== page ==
What To Do When You’re Feeling Overwhelmed and Depressed

What To Do When You’re Feeling Overwhelmed and Depressed

If you’re feeling overwhelmed and depressed, I’m going to share a saying with you that’s a bit cliche, but that’s because it is true, and that is:

“it’s okay to not be okay.”

Usually, when you are feeling not okay, you are looking for solutions to help you get out of that state as soon as possible.

And I get it – when you’re feeling overwhelmed or extremely sad, that feeling of being not okay really sucks when you’re in it!

But what would happen, if, instead of forcing yourself to get back to being okay ASAP, you opened yourself up to the experience you’re going through?

What if you allowed yourself to be present with your feelings? And really explore what they are all about?

What if, instead of expecting yourself to move through this period quickly, you shifted your attention to getting good at it being in it? 

Surrendering to how you feel might seem scary, but can also end up feeling strangely satisfying. Because you’re allowing yourself to be real.

There was a period a few years ago when I was going through a very tough time. I was not feeling okay. I was definitely overwhelmed and definitely depressed. And when I finally surrendered to that fact, it actually felt kind of good. 

Because there is something about owning your truth that is so freeing. You don’t have to pretend anymore. You can be honest with yourself. And being honest with yourself is essential to self-growth. And eventually moving past those feelings of overwhelm or depression.

Here are five things you can do if you’re feeling depressed, overwhelmed, or simply going through a tough time, and want to try to get better at being not okay.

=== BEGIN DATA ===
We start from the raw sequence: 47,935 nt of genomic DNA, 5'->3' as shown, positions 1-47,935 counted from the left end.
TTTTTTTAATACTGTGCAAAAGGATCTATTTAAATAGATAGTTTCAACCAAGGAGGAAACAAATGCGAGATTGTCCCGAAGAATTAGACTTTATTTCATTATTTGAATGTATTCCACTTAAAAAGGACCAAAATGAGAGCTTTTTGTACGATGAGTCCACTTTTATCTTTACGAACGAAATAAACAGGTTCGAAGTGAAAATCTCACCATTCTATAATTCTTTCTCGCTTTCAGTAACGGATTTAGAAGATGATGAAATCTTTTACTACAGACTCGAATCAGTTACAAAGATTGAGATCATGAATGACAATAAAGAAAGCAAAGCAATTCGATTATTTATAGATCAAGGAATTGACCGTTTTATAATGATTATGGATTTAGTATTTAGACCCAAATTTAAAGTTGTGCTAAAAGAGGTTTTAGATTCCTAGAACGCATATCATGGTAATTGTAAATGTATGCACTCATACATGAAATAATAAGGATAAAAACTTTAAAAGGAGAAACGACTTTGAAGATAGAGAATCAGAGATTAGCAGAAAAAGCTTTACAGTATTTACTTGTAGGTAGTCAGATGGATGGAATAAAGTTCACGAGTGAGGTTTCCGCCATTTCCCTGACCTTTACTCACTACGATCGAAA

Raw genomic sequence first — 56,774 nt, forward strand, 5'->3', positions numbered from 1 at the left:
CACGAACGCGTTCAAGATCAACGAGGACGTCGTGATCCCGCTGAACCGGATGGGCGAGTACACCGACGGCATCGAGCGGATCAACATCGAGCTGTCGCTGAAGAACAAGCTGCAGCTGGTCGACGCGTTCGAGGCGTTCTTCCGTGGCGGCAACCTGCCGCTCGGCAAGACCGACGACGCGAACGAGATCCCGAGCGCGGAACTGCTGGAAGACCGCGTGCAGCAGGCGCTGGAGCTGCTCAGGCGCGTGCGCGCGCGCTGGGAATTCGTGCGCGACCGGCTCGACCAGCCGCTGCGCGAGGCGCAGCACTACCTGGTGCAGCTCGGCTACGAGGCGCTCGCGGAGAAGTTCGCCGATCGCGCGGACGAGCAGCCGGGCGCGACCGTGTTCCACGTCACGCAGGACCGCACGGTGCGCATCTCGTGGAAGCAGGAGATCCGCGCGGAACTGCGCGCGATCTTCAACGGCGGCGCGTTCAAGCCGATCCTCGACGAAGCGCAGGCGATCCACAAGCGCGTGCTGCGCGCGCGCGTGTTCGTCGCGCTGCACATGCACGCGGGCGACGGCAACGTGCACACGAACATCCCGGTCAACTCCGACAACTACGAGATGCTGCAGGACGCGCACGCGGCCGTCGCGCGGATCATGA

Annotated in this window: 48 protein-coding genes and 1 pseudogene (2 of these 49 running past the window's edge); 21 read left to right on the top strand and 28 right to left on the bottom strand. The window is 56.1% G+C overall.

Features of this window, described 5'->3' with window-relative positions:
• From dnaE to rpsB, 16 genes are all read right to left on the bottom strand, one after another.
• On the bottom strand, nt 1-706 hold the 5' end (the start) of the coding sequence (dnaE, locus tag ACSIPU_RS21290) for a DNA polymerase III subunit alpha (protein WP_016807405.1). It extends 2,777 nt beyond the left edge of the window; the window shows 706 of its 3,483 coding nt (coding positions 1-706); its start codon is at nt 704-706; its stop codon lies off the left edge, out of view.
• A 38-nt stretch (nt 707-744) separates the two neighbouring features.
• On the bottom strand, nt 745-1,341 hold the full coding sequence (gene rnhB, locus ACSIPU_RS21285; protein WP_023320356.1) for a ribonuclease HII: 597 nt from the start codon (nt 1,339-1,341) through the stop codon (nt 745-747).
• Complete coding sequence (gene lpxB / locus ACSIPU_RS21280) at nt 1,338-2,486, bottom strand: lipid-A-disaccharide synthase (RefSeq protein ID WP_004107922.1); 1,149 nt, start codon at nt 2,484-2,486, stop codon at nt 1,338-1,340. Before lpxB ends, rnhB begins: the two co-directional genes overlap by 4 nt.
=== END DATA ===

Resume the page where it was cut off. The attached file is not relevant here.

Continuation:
1. Acknowledge that you’re not okay

Don’t force yourself to feel okay when that’s not the reality. Suppressing what is true for you will only delay your healing process. Acknowledging your feelings of overwhelm or depression is freeing in and of itself. And remember to not shame yourself for how you feel, and instead learn to practice self-compassion.

2. Take care of your body

The mind, body, and spirit are all interconnected. When your mind and your spirit are not okay, start with the body. Keep it simple: Remember to hydrate. Eat. Get good sleep. Shower. Get Dressed. Move your body.

3. Create a safe space

What I mean by a safe space is creating a space where you can simply be yourself in the moment. No pretending – no lying to yourself. Being truly authentic. This could be with a supportive friend or a therapist, an area in your home where you can be with yourself and your thoughts, or even by creating a safe space to go to in your mind. 

4. Be open to learning

If you’re feeling not okay, it is likely for a reason. And digging into that is going to help you learn more about who you are and what you want to become. Learn to pause before making decisions. Learn to preserve your energy, and choose what is best for you. Learn to trust in yourself. And if you aren’t sure where to start, download my free self-reflection guides.

5. Trust in your own resiliency

You might fear admitting to when you are not okay because you are afraid you won’t be able to handle it. That the feelings or the experience will be too intense. Or last forever.

But luckily, resiliency comes with being human. You are born to survive. Believing in your own ability to endure whatever suffering you’re going through might be hard, but it isn’t impossible.

For me, when I was in a “not okay” place, I eventually had an epiphany. One night, I was going home from work, and had just gotten off the subway when the idea “I am vast enough to be going through this” popped in my mind. And it became quite a healing mantra. 

Because it meant I didn’t have to like what I was going through; I didn’t have to think it was all for the best; I didn’t even have to be strong if I didn’t want to be. But there is comfort in knowing I am expansive enough to endure tough times, to endure overwhelm, sadness.To endure life, and all of the complicated experiences and emotions it brings.

Being able to ask for help and lean on others for support when you’re going through a tough time may feel difficult at first, but it can provide true comfort and healing. And if you’re feeling not okay right now, I encourage you to reach out. Because no matter what you’re going through, I promise, you’re not alone.

Hi! I'm Paige

Cat Lover, Real Person, and LGBTQIA+ Friendly Psychotherapist in NYC 🌈

therapist williamsburg brooklyn

E-mail me at hello@paigerechtman.com  if  you have a question you would like me to answer on my therapy blog.

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